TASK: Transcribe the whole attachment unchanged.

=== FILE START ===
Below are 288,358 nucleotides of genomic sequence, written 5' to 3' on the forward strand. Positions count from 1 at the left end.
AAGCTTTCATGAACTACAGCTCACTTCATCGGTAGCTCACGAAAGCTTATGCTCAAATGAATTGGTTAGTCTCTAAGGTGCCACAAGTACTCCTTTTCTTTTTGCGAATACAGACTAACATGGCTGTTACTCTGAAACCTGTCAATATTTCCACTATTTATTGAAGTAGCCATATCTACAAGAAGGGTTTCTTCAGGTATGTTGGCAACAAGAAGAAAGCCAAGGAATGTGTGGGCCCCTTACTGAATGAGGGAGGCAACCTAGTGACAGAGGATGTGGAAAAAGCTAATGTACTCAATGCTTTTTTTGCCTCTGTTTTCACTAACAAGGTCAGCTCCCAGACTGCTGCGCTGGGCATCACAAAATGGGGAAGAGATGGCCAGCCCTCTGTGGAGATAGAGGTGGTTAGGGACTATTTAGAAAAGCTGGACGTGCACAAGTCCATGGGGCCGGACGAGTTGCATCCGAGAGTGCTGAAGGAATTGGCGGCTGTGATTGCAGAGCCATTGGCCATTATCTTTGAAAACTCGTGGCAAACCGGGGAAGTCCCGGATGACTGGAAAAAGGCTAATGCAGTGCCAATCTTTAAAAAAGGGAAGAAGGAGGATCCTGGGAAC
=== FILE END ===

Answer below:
Below are 288,358 nucleotides of genomic sequence, written 5' to 3' on the forward strand. Positions count from 1 at the left end.
AAGCTTTCATGAACTACAGCTCACTTCATCGGTAGCTCACGAAAGCTTATGCTCAAATGAATTGGTTAGTCTCTAAGGTGCCACAAGTACTCCTTTTCTTTTTGCGAATACAGACTAACATGGCTGTTACTCTGAAACCTGTCAATATTTCCACTATTTATTGAAGTAGCCATATCTACAAGAAGGGTTTCTTCAGGTATGTTGGCAACAAGAAGAAAGCCAAGGAATGTGTGGGCCCCTTACTGAATGAGGGAGGCAACCTAGTGACAGAGGATGTGGAAAAAGCTAATGTACTCAATGCTTTTTTTGCCTCTGTTTTCACTAACAAGGTCAGCTCCCAGACTGCTGCGCTGGGCATCACAAAATGGGGAAGAGATGGCCAGCCCTCTGTGGAGATAGAGGTGGTTAGGGACTATTTAGAAAAGCTGGACGTGCACAAGTCCATGGGGCCGGACGAGTTGCATCCGAGAGTGCTGAAGGAATTGGCGGCTGTGATTGCAGAGCCATTGGCCATTATCTTTGAAAACTCGTGGCAAACCGGGGAAGTCCCGGATGACTGGAAAAAGGCTAATGCAGTGCCAATCTTTAAAAAAGGGAAGAAGGAGGATCCTGGGAAC